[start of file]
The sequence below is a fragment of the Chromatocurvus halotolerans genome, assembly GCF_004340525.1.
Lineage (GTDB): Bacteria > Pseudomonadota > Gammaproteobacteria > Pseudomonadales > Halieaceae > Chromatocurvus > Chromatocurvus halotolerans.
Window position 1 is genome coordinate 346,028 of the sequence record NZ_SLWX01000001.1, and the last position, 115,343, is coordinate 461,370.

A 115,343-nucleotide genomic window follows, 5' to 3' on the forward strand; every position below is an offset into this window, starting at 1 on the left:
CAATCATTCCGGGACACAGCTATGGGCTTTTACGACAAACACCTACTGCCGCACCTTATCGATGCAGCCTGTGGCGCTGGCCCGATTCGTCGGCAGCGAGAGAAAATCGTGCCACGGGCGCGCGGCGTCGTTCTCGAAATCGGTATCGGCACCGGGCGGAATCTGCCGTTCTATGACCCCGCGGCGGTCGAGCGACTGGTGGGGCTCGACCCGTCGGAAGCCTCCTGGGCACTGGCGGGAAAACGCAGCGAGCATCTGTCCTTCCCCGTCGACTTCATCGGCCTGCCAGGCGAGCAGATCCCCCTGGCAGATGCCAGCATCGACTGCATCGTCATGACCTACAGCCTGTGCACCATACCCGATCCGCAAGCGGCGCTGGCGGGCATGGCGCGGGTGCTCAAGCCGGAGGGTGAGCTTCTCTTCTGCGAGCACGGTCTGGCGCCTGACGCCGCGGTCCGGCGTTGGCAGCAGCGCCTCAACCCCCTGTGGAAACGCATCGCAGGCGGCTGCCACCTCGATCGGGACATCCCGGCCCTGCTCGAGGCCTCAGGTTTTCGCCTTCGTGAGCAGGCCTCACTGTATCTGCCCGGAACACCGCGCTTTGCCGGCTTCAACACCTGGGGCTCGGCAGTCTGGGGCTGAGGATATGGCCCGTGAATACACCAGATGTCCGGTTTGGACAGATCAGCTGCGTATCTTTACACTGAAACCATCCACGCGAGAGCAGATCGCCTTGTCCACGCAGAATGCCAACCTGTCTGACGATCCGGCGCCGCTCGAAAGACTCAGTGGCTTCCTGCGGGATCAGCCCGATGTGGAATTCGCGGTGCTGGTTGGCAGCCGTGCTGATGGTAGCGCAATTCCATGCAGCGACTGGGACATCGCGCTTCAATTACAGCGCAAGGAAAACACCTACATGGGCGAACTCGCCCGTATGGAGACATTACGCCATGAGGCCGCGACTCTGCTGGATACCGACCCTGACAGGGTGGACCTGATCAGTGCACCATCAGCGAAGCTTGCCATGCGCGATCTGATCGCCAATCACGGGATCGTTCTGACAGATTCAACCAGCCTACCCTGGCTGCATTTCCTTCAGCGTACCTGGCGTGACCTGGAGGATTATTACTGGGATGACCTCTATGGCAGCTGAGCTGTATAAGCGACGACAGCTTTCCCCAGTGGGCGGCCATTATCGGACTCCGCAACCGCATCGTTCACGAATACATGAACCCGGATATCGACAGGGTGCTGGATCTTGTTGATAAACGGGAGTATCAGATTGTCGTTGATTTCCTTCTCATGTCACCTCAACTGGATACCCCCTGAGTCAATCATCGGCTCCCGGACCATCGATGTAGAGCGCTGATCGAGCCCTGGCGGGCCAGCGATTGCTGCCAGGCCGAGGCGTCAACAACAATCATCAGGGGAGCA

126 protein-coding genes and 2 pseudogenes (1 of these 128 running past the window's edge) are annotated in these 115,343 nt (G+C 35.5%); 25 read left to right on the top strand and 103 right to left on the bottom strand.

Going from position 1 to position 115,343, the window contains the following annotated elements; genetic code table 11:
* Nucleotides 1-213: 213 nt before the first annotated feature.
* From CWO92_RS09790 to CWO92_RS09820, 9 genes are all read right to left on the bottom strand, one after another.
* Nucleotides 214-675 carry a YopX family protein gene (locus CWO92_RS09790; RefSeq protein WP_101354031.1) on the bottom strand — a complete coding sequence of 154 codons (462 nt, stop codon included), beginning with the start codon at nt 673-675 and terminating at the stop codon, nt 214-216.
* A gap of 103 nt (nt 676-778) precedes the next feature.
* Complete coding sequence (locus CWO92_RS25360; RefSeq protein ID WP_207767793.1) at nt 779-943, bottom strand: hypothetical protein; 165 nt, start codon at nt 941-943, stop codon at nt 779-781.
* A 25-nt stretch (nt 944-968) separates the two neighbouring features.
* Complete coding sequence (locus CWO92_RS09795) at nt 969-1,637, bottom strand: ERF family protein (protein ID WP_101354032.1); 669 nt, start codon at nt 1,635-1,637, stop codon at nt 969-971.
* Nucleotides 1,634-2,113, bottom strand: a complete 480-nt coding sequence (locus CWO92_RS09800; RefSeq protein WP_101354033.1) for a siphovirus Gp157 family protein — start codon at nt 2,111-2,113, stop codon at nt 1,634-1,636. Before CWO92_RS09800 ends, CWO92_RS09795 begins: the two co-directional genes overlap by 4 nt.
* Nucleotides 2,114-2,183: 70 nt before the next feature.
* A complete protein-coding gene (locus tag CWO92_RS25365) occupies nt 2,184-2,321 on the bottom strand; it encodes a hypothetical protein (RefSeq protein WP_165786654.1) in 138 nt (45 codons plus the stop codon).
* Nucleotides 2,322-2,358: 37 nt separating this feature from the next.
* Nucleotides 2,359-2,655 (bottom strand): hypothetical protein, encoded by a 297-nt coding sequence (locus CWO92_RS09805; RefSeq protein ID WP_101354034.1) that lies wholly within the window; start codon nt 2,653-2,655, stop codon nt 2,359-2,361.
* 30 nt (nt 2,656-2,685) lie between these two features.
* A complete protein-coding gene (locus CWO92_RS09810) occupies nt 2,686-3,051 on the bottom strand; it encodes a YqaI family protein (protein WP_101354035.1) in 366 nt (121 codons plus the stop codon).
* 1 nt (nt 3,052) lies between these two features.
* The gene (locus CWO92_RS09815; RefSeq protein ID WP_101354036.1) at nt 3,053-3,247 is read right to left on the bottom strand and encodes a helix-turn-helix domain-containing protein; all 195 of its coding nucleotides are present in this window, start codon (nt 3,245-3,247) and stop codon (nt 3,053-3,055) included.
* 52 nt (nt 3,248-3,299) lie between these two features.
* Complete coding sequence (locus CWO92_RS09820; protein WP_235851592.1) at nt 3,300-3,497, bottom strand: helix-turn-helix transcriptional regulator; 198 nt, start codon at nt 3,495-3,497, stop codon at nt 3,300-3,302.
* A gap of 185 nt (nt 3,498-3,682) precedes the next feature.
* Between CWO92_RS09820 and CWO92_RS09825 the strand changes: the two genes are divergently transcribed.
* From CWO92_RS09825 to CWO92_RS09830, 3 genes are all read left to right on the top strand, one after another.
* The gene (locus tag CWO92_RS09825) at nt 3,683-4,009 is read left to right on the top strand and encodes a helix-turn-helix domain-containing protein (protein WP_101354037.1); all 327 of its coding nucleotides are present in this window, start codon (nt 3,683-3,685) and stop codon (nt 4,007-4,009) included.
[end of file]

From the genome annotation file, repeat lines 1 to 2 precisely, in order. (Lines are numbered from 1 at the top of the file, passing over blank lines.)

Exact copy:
The sequence below is a fragment of the Chromatocurvus halotolerans genome, assembly GCF_004340525.1.
Lineage (GTDB): Bacteria > Pseudomonadota > Gammaproteobacteria > Pseudomonadales > Halieaceae > Chromatocurvus > Chromatocurvus halotolerans.